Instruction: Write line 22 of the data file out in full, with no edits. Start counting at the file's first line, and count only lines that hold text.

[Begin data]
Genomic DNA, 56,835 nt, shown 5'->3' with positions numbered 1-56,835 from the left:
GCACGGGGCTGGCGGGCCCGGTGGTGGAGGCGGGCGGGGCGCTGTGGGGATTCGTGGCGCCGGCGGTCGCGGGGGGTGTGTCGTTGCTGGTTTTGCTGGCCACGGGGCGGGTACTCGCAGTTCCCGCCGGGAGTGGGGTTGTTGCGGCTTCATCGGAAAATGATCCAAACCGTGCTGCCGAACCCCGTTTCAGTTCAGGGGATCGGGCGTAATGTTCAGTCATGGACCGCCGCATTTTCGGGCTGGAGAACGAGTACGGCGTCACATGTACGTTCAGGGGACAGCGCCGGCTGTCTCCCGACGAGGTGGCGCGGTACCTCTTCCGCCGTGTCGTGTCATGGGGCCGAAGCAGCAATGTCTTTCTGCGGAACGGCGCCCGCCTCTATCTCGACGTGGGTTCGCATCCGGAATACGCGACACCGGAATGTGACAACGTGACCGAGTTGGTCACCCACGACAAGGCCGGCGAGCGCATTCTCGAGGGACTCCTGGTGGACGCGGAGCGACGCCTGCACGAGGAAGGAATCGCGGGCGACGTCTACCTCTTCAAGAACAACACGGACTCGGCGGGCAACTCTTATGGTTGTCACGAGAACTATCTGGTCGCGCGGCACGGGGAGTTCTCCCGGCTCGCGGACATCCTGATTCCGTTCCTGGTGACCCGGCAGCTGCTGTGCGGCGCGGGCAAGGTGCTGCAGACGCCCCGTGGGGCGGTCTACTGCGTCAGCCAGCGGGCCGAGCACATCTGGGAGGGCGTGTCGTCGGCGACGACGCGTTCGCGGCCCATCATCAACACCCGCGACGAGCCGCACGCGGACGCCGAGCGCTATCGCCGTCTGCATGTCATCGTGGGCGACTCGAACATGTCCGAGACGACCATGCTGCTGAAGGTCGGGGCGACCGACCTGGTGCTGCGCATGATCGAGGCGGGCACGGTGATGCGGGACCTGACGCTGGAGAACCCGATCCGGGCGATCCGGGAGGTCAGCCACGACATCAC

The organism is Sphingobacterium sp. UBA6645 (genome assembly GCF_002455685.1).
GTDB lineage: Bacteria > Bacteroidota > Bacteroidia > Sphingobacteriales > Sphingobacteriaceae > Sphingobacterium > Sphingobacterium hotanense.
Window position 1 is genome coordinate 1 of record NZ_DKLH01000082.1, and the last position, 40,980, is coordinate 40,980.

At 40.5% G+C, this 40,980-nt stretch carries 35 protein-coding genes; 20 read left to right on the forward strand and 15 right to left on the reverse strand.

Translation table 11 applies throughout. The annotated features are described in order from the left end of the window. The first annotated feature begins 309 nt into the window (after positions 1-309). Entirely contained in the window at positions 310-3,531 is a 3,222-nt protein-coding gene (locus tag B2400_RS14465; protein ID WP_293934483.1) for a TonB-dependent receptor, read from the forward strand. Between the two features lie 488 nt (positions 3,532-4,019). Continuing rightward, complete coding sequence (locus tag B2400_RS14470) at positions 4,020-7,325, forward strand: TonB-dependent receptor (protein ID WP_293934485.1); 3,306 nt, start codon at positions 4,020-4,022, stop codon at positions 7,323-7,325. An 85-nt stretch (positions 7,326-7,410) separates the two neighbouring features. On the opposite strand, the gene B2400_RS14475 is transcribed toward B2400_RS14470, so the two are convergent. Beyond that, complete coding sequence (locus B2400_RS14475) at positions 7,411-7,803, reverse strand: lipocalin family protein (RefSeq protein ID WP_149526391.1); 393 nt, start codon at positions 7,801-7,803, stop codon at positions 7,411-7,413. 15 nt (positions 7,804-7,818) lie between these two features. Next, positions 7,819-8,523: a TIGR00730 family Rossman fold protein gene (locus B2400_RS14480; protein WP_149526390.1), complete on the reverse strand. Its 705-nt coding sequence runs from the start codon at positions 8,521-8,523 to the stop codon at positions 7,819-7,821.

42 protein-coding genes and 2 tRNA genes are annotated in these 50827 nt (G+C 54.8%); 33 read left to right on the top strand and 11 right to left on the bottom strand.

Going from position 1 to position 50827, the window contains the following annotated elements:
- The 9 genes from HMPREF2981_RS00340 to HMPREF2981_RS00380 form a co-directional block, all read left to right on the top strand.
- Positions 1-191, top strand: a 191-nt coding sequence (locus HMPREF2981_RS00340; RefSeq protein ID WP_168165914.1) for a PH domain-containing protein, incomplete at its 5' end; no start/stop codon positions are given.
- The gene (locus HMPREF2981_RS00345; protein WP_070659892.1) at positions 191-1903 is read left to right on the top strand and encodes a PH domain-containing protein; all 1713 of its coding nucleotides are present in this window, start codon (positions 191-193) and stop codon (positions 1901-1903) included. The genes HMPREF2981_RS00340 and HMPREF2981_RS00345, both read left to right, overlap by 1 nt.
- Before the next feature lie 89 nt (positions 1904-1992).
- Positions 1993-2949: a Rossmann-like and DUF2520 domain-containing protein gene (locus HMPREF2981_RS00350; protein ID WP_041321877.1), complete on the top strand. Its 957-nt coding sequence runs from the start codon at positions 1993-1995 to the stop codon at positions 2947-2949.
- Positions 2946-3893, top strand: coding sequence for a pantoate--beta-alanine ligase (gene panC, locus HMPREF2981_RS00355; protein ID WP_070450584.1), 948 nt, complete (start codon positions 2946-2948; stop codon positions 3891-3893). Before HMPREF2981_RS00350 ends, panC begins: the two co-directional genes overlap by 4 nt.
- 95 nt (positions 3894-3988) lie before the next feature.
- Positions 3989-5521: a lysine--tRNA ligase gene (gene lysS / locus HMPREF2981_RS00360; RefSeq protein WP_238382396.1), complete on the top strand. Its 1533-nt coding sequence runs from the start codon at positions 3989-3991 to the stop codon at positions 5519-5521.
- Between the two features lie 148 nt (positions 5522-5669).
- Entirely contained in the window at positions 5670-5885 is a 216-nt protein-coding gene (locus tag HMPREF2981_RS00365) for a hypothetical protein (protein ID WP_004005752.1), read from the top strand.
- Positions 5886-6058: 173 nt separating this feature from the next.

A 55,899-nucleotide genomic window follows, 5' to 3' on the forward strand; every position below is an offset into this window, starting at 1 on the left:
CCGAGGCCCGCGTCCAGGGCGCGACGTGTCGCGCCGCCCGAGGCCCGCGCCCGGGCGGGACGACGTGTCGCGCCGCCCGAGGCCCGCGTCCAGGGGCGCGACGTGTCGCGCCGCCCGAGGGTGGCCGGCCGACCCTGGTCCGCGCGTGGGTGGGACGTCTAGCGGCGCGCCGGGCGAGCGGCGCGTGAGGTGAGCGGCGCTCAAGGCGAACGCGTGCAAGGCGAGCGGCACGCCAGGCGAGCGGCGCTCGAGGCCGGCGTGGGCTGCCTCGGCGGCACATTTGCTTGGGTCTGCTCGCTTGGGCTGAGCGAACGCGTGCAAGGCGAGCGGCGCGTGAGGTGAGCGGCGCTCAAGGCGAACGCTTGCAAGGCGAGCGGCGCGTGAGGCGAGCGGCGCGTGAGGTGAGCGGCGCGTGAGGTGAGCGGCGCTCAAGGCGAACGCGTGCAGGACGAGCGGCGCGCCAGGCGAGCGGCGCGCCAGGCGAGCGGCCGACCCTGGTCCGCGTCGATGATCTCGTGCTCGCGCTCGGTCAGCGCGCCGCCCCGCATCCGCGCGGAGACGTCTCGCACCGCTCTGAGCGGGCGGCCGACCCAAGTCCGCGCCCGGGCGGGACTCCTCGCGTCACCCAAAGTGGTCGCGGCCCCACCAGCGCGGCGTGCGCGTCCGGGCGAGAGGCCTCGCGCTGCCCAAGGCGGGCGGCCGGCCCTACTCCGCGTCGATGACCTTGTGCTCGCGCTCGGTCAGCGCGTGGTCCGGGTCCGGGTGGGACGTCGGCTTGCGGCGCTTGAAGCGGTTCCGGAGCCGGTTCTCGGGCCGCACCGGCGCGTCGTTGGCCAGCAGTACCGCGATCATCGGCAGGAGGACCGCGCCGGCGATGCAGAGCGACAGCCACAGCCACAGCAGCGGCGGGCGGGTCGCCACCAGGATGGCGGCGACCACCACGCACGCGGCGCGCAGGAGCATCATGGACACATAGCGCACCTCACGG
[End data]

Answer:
CCGAGGCCCGCGTCCAGGGCGCGACGTGTCGCGCCGCCCGAGGCCCGCGCCCGGGCGGGACGACGTGTCGCGCCGCCCGAGGCCCGCGTCCAGGGGCGCGACGTGTCGCGCCGCCCGAGGGTGGCCGGCCGACCCTGGTCCGCGCGTGGGTGGGACGTCTAGCGGCGCGCCGGGCGAGCGGCGCGTGAGGTGAGCGGCGCTCAAGGCGAACGCGTGCAAGGCGAGCGGCACGCCAGGCGAGCGGCGCTCGAGGCCGGCGTGGGCTGCCTCGGCGGCACATTTGCTTGGGTCTGCTCGCTTGGGCTGAGCGAACGCGTGCAAGGCGAGCGGCGCGTGAGGTGAGCGGCGCTCAAGGCGAACGCTTGCAAGGCGAGCGGCGCGTGAGGCGAGCGGCGCGTGAGGTGAGCGGCGCGTGAGGTGAGCGGCGCTCAAGGCGAACGCGTGCAGGACGAGCGGCGCGCCAGGCGAGCGGCGCGCCAGGCGAGCGGCCGACCCTGGTCCGCGTCGATGATCTCGTGCTCGCGCTCGGTCAGCGCGCCGCCCCGCATCCGCGCGGAGACGTCTCGCACCGCTCTGAGCGGGCGGCCGACCCAAGTCCGCGCCCGGGCGGGACTCCTCGCGTCACCCAAAGTGGTCGCGGCCCCACCAGCGCGGCGTGCGCGTCCGGGCGAGAGGCCTCGCGCTGCCCAAGGCGGGCGGCCGGCCCTACTCCGCGTCGATGACCTTGTGCTCGCGCTCGGTCAGCGCGTGGTCCGGGTCCGGGTGGGACGTCGGCTTGCGGCGCTTGAAGCGGTTCCGGAGCCGGTTCTCGGGCCGCACCGGCGCGTCGTTGGCCAGCAGTACCGCGATCATCGGCAGGAGGACCGCGCCGGCGATGCAGAGCGACAGCCACAGCCACAGCAGCGGCGGGCGGGTCGCCACCAGGATGGCGGCGACCACCACGCACGCGGCGCGCAGGAGCATCATGGACACATAGCGCACCTCACGG